Tech Companies Drive Leasing in DC Region

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Tech tenants have leased 2.2 million square feet of space in the Washington, D.C., region in 2021, representing 18 percent of total leasing activity, according to a new Tech-30 report by CBRE, which examined real estate trends related to technology companies.

Most other industries have reduced their office footprint in the Washington region during the pandemic, while tech firms  trail only the federal government in total leased space this year.

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“While the pandemic may have initially delayed some transactions in the first half of 2020, the tech sector has continued to grow throughout the pandemic,” Meredith LaPier, a vice chairman at CBRE, and a member of the firm’s tech and media practice group, told Commercial Observer. “It’s also worth noting that individuals and corporations heavily relied on tech products and services during the pandemic, as remote work increased.”

CBRE’s report shows robust tech job growth over the past 12 months in the D.C. area and that tech as an industry is leading an early-stage office market recovery. Big Tech continues to expand in the region, with major firms signing large leases in Northern Virginia. 

“The area is also home to the world’s largest data center market, another factor drawing the large tech firms to the region and boosting the local economy with high-paying jobs,” LaPier said. “Across the river in the District of Columbia, several D.C.-based firms have expanded and grown their footprints.”

Of the 20 most recently signed tech leases in D.C., 15 led to net demand growth for the market. In total, tech tenants in D.C. proper have expanded their collective footprint by close to 500,000 square feet since the beginning of last year.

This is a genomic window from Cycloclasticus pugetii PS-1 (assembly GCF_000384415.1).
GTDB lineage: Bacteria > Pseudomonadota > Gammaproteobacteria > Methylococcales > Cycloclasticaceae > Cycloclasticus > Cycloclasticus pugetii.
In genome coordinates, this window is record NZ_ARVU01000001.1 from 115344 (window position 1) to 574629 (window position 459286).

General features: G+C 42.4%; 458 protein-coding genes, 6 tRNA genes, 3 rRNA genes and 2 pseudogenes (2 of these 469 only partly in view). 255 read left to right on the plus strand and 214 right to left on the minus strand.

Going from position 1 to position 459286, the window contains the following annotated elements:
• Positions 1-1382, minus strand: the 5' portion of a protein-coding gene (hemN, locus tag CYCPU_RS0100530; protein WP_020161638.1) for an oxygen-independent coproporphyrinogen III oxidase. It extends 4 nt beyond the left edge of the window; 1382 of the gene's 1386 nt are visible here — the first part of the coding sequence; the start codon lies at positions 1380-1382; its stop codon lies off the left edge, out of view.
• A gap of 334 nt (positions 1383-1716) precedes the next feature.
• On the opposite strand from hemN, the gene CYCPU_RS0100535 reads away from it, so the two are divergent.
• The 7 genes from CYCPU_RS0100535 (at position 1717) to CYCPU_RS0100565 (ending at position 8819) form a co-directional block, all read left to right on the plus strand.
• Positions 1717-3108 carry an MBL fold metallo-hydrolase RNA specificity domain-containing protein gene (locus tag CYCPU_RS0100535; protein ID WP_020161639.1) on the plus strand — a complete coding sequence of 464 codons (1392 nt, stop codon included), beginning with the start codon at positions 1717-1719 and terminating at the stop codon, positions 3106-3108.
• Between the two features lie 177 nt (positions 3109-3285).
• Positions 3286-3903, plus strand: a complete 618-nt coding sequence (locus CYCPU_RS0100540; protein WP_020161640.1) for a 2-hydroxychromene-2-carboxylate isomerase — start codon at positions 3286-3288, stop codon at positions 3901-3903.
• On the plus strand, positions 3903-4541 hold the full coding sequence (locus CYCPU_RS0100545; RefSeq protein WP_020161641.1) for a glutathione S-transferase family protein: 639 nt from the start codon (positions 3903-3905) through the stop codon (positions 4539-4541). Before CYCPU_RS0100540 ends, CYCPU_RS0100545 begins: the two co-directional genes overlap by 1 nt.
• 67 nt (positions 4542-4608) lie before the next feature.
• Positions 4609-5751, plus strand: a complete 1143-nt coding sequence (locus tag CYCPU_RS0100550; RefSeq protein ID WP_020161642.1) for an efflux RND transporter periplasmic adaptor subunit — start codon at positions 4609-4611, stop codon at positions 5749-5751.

“The D.C. region continues to attract tech tenants through its diverse, highly educated tech talent base,” LaPier said. “As the seat of our federal government, D.C. also offers tech firms access to legislators in an era where they are facing increasing legislation. Our area’s relative affordability compared to other gateway cities shouldn’t be discounted either.”

For the D.C. region, the Tech-30 report reveals a 2 percent decline in office rent growth between the second quarter of 2019 and the second quarter of 2021 compared with the prior two-year period. 

Across the U.S., tech companies accounted for 22 percent of office leasing between April and September 2021, up from 17 percent from the same period in 2020. This year, tech companies’ office leasing activity increased by 122 percent on average in the second and third quarters, compared with the first. In addition, more than two thirds of the top 30 North American tech markets registered office-rent growth this year from the second quarter of 2019.

Keith Loria can be reached at Kloria@commercialobserver.com.